It’s been a heck of a start to the year. The S&P 500 is already down over 2.7% through Wednesday’s close and as of this writing at 10am on Thursday, January 7th, it’s down another 1.5%. If the market were to close right this second, the YTD loss would be around 4.2% YTD.
The last intraday high set in the S&P 500 was last May and through yesterday’s close, it is down 6.8% from that high. (Chart from Bespoke)
While that seems like a big deal in the current snapshot of time (and I’m not trying to be flippant here, I’m just saying…), if you look at the larger picture, it’s not as big of a deal as everyone’s making out to be. In fact, the first three trading days of a year not too long ago was also down 2.7%.
What year was that you ask? January of 2015.
Yup – it’s true. But sometimes snapshots in time seem like a big deal and then they don’t. Here’s another Bespoke chart with data on the worst three-day starts.
The bigger and more important question that everyone is probably asking is, “IS THIS A SIGN OR A SIGNAL of something really bad starting?”
I don’t think so. But before I get into my reasons why, let’s review what’s been happening over the short-term.
China’s market was down around 7% on Monday which caused their “circuit breakers” to kick in, resulting in an ugly, shortened day. From there, the sell-off quickly spilled over into global markets. The 7% decline was blamed on a drop in China’s Manufacturing Index (the Caixin Manufacturing PMI), which fell from 48.6 in November to 48.2 in December, when most economists were predicting a reading of 49.0. Just like our ISM reports, a reading of 50 is neutral.
(Sidebar: GIVE ME A BREAK! Something like this SHOULD NOT be triggering a 7% drop unless people are panicking.)
There were also some conflicting messages coming out of China’s central bank, (Imagine that! China is not being transparent or clear with central bank messaging!), alongside expectations that some measures China implemented to slow down selling last year may soon expire.
The Wall Street Journal reported on a surprise decision by China’s central bank not to renew a line of credit to China Development Bank. My guess is that this is more likely the culprit of the 7% sell-off.
Friction between Saudi Arabia and Iran is increasing, suppressing some conjecture that the Organization of the Petroleum Exporting Countries (OPEC) could agree to production curbs. Oil ended Wednesday down 5% to nearly $34 per barrel.
North Korea claims it successfully tested a hydrogen bomb early this morning, generating a new round of geopolitical uncertainties. Boom. As if there has been any geopolitical certainty in Korea since the mid-1950s…
U.S. Economic Data
The December ISM Manufacturing Index released Monday pointed to more problems in the sector, but the ISM Services Index paints a more optimistic picture. More on that below. So although December was not a good month for manufacturing, job creation in most other industries made December the number one month in 2015 for employment growth, according to Monday’s ADP Employment Report. And while December’s employment report will take center stage on Friday, a surprisingly strong 257k rise in the December ADP Employment Report is encouraging.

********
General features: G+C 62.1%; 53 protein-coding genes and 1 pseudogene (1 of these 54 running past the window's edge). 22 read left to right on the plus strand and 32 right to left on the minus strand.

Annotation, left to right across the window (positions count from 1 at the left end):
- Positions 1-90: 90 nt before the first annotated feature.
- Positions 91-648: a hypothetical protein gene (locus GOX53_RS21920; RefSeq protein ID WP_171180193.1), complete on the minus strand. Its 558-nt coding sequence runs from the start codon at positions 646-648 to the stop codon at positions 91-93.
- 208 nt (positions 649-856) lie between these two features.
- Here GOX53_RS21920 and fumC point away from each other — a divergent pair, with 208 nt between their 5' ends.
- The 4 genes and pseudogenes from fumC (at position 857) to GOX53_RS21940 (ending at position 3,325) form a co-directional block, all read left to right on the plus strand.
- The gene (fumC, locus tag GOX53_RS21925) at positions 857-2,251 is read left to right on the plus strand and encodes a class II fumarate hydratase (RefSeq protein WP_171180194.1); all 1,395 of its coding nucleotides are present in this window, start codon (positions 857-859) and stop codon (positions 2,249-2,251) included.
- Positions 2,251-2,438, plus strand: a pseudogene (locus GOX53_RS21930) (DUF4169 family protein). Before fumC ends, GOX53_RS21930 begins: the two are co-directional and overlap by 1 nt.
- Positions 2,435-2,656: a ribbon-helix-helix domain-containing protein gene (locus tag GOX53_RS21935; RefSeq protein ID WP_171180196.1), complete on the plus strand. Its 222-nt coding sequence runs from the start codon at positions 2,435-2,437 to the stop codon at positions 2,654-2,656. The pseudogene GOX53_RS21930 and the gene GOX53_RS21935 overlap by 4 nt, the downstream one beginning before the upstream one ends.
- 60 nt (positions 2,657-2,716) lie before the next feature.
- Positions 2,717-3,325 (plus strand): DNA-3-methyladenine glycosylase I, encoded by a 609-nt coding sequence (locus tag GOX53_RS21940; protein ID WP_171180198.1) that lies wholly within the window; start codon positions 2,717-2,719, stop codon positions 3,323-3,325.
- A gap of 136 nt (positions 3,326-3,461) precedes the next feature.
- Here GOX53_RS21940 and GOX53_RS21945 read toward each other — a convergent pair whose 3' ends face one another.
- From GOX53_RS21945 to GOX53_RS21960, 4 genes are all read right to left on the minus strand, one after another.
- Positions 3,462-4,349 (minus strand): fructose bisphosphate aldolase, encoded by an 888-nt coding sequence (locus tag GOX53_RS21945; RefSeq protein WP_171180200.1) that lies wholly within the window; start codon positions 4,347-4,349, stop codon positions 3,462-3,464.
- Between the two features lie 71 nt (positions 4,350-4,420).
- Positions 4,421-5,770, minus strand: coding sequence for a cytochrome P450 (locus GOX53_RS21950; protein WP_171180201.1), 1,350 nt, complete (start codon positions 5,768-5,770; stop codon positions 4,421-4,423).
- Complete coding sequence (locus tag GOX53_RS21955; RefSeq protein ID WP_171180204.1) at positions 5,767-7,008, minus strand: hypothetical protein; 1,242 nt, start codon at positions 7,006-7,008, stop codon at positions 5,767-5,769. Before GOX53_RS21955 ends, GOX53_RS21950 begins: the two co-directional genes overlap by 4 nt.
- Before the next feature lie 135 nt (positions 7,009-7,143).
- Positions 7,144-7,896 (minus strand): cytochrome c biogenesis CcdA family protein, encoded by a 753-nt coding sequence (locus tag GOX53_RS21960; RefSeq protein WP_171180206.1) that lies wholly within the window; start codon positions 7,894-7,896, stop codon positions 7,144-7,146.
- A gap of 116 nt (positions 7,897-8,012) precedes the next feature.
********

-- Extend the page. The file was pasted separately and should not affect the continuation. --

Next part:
Despite the three-day sell-off, a volatility index (VIX) of around 20 isn’t pointing to panic selling. Neither is the modest volume we have seen over the same time.
In the long-term, U.S. stocks follow the fundamentals at home. North Korea’s detonation can’t be dismissed, but geopolitical tensions typically influence sentiment over the short term…this has been going on since the FIFTIES. I think by the time they have the technology to shoot off an intercontinental nuke, we will have built the technology to shoot it down five seconds after it launches – just my hunch.
Earnings season officially kicks off next week. Earnings are a BIG DEAL. I think the fourth quarter (Q4) earnings will be weak, but that’s already expected which is why the market was flat-to-down over the last part of 2015. However, earnings are forecast to begin rising in Q1. The direction of oil and the dollar will play a role, but energy’s impact on earnings is set to fade. I think there is a larger probability that we start to see an offset from this oil. I’m making a bet that we will see reports by airlines that are very surprising and car sales will be up, too. Airfare is the same and oil is at $34…draw your own conclusions but you can probably guess mine.
With regards to economic growth, let’s consider GDP and the recent ISM reports on Manufacturing and Services. The two reports are often blended together to form what is called the ISM Composite Index. Currently, the composite is suggesting Q4 GDP to come in around the 2 – 2.5% range. There are no guarantees of course, but it’s a respectable gage and leads me to believe that we are not staring over a cliff at some sort of recession or the brink of disaster. I think modest growth is the most likely path for the economy and that lends support to stocks.
Finally, if you are REALLY CONCERNED about what has been happening:
- PLEASE GO RE-READ THIS BLOG from August 24th, 2015 titled “What Should I Do Now?” Pay particular attention to the chart by Dr. David Kelly, CFA from JP Morgan in the beginning. Actually, PAY ATTENTION TO THE WHOLE BLOG.
- Then PLEASE GO WATCH THIS THREE PART VIDEO.
This current situation is not a sign or a signal that people should be taking any evasive or aggressive action. It’s the equity market – it goes up and down, sometimes a little and sometimes a lot. If you don’t feel like you can ride it out, you have probably miscalculated your tolerance for risk. Call someone and fix that.
I’ll end with this complicated chart from Carl Richards. The squiggly line represents the market. He’s written a great book called “The One-Page Financial Plan”. See his webpage here.
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